Kinky Boots ~ Adelphi Theatre ~ 28.09.15

Having seen the show twice during previews, I knew what I was in for when I rocked up to the Adelphi for the third time.

On the surface, perhaps the show doesn’t appear to have all that much of interest to offer me, I certainly think there are shows with better storylines and there are shows with better soundtracks, but Kinky Boots is far greater than the sum of its parts with a fantastic ensemble cast, and a great pair of leads in Matt Henry and Killian Donnelly as Lola and Charlie.

It’s a little lightweight, but it doesn’t take itself too seriously, and ends with a highly positive (if perhaps a little cheesy) message of hope, empowerment and tolerance. It’s musical theatre, though, I think ‘a little bit cheesy’ is de rigueur – certainly with modern pieces.

Here’s the key element – the script is funny. The sassy character of Lola (Matt Henry) has some killer lines, in-keeping with the stereotypical view of drag queens perhaps, but additionally Amy Lennox is a great comic turn as Lauren – the girl-next-door who comes to see her hapless boss (Charlie) in a new light.

With his third lead role in as many years, Killian Donnelly has firmly established himself on the West End stage now, and it’s an accolade well-deserved. I don’t necessarily think this character is the most interesting one he’s played, however – and considering he left a fantastic part in Memphis for this role, it may seem a little more on the light side – but he sings it well and takes every opportunity to play up the comedy in his role as the double act straight man, a great contrast to what I have seen of him before where he has always been a cheeky instigator, rather than reactor.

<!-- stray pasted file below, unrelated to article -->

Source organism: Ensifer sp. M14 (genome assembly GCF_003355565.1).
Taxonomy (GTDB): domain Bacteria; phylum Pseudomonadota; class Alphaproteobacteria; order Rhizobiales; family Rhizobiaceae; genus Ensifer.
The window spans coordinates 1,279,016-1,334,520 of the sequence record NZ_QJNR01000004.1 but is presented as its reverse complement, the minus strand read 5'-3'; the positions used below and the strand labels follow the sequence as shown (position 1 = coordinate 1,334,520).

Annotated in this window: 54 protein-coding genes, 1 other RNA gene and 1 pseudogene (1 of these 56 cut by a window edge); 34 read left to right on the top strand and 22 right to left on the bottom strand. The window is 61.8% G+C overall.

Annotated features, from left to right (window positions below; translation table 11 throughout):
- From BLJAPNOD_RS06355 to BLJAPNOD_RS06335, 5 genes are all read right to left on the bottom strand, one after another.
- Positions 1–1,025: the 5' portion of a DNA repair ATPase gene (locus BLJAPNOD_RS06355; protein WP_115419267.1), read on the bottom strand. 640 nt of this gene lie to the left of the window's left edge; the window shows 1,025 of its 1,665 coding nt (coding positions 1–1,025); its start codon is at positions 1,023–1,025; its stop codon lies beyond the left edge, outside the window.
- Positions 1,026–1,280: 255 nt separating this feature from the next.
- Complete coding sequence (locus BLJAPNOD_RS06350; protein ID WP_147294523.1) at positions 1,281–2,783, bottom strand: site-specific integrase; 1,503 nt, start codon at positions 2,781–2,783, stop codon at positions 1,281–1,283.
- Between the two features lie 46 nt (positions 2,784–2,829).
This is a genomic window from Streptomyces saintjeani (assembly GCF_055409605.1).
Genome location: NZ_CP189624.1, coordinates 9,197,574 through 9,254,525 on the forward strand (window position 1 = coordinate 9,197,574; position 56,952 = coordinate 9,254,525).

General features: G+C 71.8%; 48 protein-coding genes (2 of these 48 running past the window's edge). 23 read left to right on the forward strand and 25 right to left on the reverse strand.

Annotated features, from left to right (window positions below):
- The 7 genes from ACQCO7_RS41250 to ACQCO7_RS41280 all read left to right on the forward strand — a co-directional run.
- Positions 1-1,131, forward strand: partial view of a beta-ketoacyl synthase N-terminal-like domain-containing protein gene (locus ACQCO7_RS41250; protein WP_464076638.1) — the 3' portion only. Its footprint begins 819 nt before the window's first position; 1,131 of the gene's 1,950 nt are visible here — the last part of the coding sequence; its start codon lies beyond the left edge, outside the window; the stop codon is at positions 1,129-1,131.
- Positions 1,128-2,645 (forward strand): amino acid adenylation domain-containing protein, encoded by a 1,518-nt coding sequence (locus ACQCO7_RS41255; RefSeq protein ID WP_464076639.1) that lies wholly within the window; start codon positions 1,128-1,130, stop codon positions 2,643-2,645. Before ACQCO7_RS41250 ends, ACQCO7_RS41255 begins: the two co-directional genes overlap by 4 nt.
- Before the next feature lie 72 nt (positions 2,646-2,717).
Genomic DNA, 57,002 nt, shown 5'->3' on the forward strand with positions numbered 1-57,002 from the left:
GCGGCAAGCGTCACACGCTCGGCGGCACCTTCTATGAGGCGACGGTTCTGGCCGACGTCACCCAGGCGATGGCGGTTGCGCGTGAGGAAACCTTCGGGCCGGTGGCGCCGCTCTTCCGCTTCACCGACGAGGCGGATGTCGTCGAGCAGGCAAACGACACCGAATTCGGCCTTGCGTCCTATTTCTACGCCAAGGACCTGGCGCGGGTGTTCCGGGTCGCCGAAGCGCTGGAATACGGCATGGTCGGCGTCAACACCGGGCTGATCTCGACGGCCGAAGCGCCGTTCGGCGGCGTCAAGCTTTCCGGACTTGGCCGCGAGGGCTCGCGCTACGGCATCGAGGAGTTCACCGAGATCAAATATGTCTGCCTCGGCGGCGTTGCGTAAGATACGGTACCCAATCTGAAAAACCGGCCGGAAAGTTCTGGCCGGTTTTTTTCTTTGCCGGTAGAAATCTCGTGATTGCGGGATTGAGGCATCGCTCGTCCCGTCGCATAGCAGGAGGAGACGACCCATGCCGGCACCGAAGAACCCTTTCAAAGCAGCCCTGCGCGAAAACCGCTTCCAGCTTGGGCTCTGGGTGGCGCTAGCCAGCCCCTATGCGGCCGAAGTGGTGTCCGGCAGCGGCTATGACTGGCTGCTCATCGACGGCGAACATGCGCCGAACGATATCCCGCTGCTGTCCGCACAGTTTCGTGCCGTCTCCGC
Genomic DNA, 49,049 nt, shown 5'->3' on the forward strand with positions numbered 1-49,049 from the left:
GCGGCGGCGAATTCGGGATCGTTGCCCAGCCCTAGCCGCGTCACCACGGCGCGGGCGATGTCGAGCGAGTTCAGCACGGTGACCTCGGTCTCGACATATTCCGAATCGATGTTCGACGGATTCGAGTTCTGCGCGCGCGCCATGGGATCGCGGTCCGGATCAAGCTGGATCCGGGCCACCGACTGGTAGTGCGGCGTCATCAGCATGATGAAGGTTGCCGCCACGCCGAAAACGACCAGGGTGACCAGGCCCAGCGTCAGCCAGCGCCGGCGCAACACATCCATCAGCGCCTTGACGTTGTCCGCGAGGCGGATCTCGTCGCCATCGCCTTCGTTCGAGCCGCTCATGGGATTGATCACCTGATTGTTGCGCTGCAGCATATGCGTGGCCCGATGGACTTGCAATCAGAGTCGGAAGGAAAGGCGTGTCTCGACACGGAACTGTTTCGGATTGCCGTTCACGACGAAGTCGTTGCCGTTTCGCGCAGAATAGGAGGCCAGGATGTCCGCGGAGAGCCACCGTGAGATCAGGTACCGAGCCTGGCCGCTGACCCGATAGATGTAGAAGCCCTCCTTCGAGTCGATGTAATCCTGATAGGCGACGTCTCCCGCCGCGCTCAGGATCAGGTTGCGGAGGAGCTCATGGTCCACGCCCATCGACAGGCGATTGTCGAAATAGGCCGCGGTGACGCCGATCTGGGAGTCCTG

An interesting element to the show, which gives it much more than the basic level “drag queen set in an industrial town and see how those worlds collide” overview, is the addition of Lola’s alter-ego Simon. Matt plays both sides to his character with such opposed styles yet the connection between the two remains believable. Lola’s brash, outlandish style against Simon’s crippling shyness and self-doubt, yet in numbers like “Hold Me In Your Heart”, you can see elements of both. Harvey Firstein’s work ought to be commended mainly for introducing this nuanced character to the scene. Perhaps most audiences will box Lola off as a gay man dressed as a woman, but actually that is never established and Fierstein himself has denied that Simon/Lola is gay. It’s interesting that people have fixated on that when the whole point of the musical is that it doesn’t matter, just be who you are. We still have some way to go, but Kinky Boots is doing its bit!

So, Kinky Boots, eh? Yes, it’s clunky at times whilst delivering its messages of positivity. Yes, some of the songs are unbearably cheesy – but Cyndi Lauper has dropped a few absolute gems in there too, which are ridiculously catchy and fun. Aside from the Lola-centric “Land of Lola” and “Sex Is In The Heel”, two brilliant numbers are “What a Woman Wants” – a modern tango argument between Lola and the women and factory bully Don – and “In This Corner”, a musical accompaniment to a fight between Lola/Simon and Don, which features some stunning vocals by Marcus Collins, with one of the costuming highlights – do look out for that. And Yes, I do feel the characters of Charlie and Nicole are a little on the flat side. But – this musical has the Angels in it. It’s a winner for me!


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Les Mis v Phantom Weekend

30th July – 2nd August ~ Queen’s Theatre, Her Majesty’s Theatre, Bromley FC